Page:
Mediterranean Diet Cuts Death From Chronic Diseases
Those who eat this way reduce risk of many illnesses by almost 10%, study says.
By Steven Reinberg
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(SOURCES: Francesco Sofi, M.D., Department of Medical and Surgical Critical Area, Thrombosis Centre, University of Florence, Italy; David L. Katz, M.D., M.P.H., director, Prevention Research Center, Yale University School of Medicine, New Haven, Conn.; Sept. 11, 2008, British Medical Journal, online
FRIDAY, Sept. 12 (HealthDay News) -- People who eat a strict Mediterranean diet are at less risk of developing heart disease, cancer, Parkinson's and Alzheimer's disease, Italian researchers report.
A so-called Mediterranean diet is rich in olive oil, grains, fruits, nuts, vegetables and fish, and includes a moderate amount of red wine but is low in meat, dairy products and other alcohol.
"This study helps us to support all the recommendations and the nutritional guidelines on the benefit of Mediterranean diet on mortality from all the causes, as well as on the incidence of cardiovascular, neoplastic and degenerative diseases," said lead researcher Dr. Francesco Sofi, from the Department of Medical and Surgical Critical Area at the Thrombosis Centre at the University of Florence.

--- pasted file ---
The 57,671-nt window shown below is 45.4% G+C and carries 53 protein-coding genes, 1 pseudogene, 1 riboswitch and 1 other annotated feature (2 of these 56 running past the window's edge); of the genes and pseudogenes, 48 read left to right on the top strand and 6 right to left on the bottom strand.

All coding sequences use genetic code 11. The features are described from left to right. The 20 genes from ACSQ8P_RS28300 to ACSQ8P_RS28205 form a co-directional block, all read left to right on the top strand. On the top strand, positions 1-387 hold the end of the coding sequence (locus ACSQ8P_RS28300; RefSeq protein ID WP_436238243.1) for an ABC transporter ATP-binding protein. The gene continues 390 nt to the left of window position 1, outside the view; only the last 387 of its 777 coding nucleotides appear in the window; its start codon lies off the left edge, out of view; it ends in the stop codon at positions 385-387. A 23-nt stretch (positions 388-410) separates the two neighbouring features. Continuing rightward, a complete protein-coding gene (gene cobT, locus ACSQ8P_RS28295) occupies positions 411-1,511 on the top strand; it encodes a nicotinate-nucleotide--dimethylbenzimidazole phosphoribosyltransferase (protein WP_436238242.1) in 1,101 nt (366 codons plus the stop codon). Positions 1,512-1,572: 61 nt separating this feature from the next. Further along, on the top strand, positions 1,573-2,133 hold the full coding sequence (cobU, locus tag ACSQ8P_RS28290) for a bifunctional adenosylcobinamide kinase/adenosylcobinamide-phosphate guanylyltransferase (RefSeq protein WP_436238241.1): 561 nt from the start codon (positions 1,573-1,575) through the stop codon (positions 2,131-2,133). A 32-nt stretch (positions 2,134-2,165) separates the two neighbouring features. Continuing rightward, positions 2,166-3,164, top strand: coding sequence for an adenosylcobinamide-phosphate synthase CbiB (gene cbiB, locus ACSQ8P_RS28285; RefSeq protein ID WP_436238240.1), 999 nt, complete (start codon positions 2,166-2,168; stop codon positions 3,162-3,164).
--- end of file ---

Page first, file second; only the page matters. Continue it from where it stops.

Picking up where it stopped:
"By improving the food quality of the population, we would likely reduce the incidence of these diseases by nearly 10 percent," Sofi added.
The report was published in the Sept. 11 online edition of the British Medical Journal.
For the study, Sofi's team collected data on 1,574,299 people who participated in 12 international studies of dietary habits and health. People in these studies were followed from three to 18 years.
People who adhered strictly to a Mediterranean diet had significant improvements in health. These people saw an overall drop in mortality of 9 percent, a 9 percent drop in death from cardiovascular disease, and a 13 percent reduction in cases of Parkinson's and Alzheimer's disease, and a 6 percent drop in cancer.
These findings confirm the current guidelines and recommendations from all major scientific institutions that encourage a Mediterranean-like diet for the prevention of major chronic diseases, the researchers concluded.
"The Mediterranean diet has been reported to be associated with a favorable health outcome, with no differences among countries, gender and study quality," Sofi said. "By improving diet, we would reach a significant improvement of health quality and duration of life."
Dr. David L. Katz, director of the Prevention Research Center at Yale University School of Medicine, says that eating a healthy diet and being physically active is one of the most important keys to good health.
"It should come as no surprise that adhering to a healthful diet can reduce disease and death," Katz said. "Nor should it be too surprising that the Mediterranean diet qualifies as a very healthful way to eat."
Many studies have demonstrated that eating a diet rich in vegetables, fruits, whole grains, fish, nuts, seeds, olive oil and a moderate amount of red wine is good for health, Katz said.
"Virtually all studies of diet and health overlap in demonstrating the benefits of eating more plant foods, and more foods close to nature -- and less highly processed foods," Katz said. "The Mediterranean diet is one example of such a dietary pattern, but not the only one. We may learn as research continues which among several good dietary patterns the best is."
For more on a healthful diet, visit the U.S. Department of Agriculture.
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